kubectl get pods -o wide
The output should resemble the following:
NAME READY STATUS RESTARTS AGE IP NODE webserver 1/1 Running 1 1h 10.1.0.4 docker-for-desktop
Now, we have the node name (I’m using Kubernetes on macOS). We also have the internal IP address of the pod.
Like other Kubernetes components, kubectl was designed to be modular. You can have its output piped to other tools. Commonly, tools use JSON as their preferred communication language. Kubectl allows you to have the output of its subcommands in either YAML or JSON, with YAML being the default. Let’s have a quick example:
kubectl get pods -o json
The output is too long to be presented here. You can easily pipe it to a JSON parser like jq:
kubectl get pods -o json | jq
I hope that by now you come to appreciate the power of kubectl.
While the get pods subcommand may be useful most of the times, there’s a good chance that you’ll need more details about a pod. Let’s say that you ran
kubectl get pods and the output looked like the following:
NAME READY STATUS RESTARTS AGE webserver 0/1 ErrImagePull 0 42m
Later on, the output is something like:
NAME READY STATUS RESTARTS AGE webserver 0/1 CrashLoopBackOff 0 45m
The get pods subcommand shows that the pod is not ready. But, that’s it. To know what made the pod fail, let’s issue the following command:
kubectl describe pods webserver
The output will be kind of verbose, so I’m not going to show all of it here, only the important parts:
Normal Pulled 47m kubelet, docker-for-desktop Successfully pulled image "nginx:latest" Warning Failed 3m29s (x4 over 4m58s) kubelet, docker-for-desktop Failed to pull image "ngnx:latest": rpc error: code = Unknown desc = Error response from daemon: pull access denied for ngnx, repository does not exist or may require 'docker login'
It’s clear now that the pod was trying to pull an image that was misspelled (ngnx instead of the correct nginx).
kubectl describe pods will give you more than just the status of the image. It will print any logs that the pod produces, which is invaluable when troubleshooting a misbehaving pod.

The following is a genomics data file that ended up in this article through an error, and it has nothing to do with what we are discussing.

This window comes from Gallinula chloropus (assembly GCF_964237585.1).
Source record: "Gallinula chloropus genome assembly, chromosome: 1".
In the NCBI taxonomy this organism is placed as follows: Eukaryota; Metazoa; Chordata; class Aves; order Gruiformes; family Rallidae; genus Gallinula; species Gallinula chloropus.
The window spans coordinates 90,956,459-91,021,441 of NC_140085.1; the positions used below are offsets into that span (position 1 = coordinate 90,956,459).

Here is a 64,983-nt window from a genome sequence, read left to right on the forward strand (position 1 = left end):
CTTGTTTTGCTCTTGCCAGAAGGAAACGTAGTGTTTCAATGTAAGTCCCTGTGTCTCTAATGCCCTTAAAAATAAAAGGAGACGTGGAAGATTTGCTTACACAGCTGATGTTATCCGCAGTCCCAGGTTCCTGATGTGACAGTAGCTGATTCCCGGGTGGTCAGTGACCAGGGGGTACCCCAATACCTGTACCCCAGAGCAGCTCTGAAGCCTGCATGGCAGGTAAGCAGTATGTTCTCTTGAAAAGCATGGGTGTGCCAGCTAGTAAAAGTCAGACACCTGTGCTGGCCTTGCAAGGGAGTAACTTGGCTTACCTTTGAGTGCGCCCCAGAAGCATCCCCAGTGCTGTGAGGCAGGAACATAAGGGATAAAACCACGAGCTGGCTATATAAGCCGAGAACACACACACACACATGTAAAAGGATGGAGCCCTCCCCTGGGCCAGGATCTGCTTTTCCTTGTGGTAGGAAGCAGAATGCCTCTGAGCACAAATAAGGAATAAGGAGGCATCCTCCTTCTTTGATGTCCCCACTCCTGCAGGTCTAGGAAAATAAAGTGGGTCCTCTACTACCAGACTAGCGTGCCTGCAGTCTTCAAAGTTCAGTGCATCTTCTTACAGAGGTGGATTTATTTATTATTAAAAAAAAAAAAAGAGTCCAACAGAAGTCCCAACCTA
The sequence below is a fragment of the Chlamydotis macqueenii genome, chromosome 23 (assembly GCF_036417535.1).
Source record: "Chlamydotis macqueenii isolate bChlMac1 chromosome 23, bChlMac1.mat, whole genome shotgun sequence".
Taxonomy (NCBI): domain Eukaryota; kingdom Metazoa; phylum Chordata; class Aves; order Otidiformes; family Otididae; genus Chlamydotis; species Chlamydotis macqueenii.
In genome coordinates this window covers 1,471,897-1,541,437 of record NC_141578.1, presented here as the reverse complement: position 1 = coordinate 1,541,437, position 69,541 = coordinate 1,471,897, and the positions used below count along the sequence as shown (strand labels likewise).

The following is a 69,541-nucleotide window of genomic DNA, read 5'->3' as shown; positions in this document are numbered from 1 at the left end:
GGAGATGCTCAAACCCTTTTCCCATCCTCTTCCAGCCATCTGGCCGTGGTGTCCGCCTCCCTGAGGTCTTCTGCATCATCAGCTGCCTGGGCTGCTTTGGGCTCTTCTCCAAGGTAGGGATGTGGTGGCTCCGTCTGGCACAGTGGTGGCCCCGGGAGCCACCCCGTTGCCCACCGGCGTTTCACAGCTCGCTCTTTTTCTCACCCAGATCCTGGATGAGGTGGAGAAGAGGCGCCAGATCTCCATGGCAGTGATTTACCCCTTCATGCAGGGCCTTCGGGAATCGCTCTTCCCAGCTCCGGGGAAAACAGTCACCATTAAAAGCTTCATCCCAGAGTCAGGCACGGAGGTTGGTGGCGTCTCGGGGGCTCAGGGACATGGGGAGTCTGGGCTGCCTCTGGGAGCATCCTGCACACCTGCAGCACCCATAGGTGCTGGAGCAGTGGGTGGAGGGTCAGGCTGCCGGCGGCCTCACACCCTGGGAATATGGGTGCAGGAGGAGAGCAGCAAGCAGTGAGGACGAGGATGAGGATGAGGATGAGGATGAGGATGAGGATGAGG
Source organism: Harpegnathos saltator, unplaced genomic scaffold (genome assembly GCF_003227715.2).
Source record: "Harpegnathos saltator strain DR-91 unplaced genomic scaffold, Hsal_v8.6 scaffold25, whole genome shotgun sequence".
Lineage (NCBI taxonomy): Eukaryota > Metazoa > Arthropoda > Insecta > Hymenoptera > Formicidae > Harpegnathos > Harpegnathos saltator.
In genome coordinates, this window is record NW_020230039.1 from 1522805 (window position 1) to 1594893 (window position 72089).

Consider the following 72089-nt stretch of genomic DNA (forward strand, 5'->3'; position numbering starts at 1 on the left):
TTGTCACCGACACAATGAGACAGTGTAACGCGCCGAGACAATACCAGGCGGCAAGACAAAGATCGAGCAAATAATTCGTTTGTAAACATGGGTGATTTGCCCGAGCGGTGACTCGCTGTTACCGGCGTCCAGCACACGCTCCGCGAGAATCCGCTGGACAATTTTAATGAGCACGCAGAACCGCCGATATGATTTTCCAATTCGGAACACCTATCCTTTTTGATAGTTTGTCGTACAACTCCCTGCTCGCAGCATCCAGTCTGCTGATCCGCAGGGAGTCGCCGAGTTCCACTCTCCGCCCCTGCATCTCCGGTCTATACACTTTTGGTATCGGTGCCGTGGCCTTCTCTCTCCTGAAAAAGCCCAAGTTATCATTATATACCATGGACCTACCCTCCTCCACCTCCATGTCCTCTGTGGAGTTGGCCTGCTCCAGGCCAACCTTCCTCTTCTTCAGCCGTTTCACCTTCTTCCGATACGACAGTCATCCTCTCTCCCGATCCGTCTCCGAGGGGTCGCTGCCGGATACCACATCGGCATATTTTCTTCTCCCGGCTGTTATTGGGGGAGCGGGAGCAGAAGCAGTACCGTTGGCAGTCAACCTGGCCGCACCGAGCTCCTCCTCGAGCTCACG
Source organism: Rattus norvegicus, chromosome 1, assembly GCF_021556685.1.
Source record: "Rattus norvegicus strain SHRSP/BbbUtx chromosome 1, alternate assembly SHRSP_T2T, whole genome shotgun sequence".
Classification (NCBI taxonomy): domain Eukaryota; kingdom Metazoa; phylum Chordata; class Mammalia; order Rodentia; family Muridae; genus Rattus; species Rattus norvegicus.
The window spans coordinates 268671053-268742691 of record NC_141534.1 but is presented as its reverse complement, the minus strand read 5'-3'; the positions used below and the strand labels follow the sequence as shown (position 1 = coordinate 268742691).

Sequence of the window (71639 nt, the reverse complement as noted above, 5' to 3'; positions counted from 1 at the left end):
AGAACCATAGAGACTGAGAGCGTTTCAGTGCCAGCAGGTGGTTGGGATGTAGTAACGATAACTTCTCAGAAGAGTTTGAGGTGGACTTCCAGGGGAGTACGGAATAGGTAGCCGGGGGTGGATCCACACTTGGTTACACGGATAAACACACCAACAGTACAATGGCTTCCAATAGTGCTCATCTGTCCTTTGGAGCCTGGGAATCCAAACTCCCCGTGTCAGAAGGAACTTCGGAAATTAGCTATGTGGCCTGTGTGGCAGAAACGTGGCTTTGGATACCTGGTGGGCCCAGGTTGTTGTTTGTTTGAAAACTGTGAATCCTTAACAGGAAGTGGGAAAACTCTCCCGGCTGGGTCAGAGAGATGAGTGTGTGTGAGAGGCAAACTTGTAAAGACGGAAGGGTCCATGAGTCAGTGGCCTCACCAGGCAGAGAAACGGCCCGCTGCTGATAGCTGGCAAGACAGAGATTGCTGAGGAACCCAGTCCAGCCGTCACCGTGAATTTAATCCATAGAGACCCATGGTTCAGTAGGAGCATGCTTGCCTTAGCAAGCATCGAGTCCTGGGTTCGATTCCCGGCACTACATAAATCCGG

If you’re a Docker user, you’d probably needed to execute commands against running containers, mostly for troubleshooting purposes. A Docker exec command may look like this:
docker exec -it webserver /bin/bash
The above command will immediately execute /bin/bash against the container, which - if bash is installed - will open a shell inside the container.
Kubectl has borrowed this functionality from Docker. You can issue a very similar command against the pod as follows:
kubectl exec -it webserver -- /bin/bash
Notice that we used the pod name not the container. Remember, pods host containers. We also used the -- to inform kubectl that we’re no longer adding any more subcommands or arguments and that the coming is the actual command that needs to be executed against the pod.
We mentioned before that a pod can contain multiple containers, so which container will kubectl execute bash against? Good question. Kubectl will select the first available container in the pod. If you want to run the command against a specific container in a multi-container pod, you can do this by adding
-c container name option. More on that later.
By default, Kubernetes will restart a pod if it exits. Let’s see this in action:
$ kubectl exec -it webserver -- /bin/bash -c "kill 1"$ kubectl get pods NAME READY STATUS RESTARTS AGE webserver 0/1 Completed 2 3h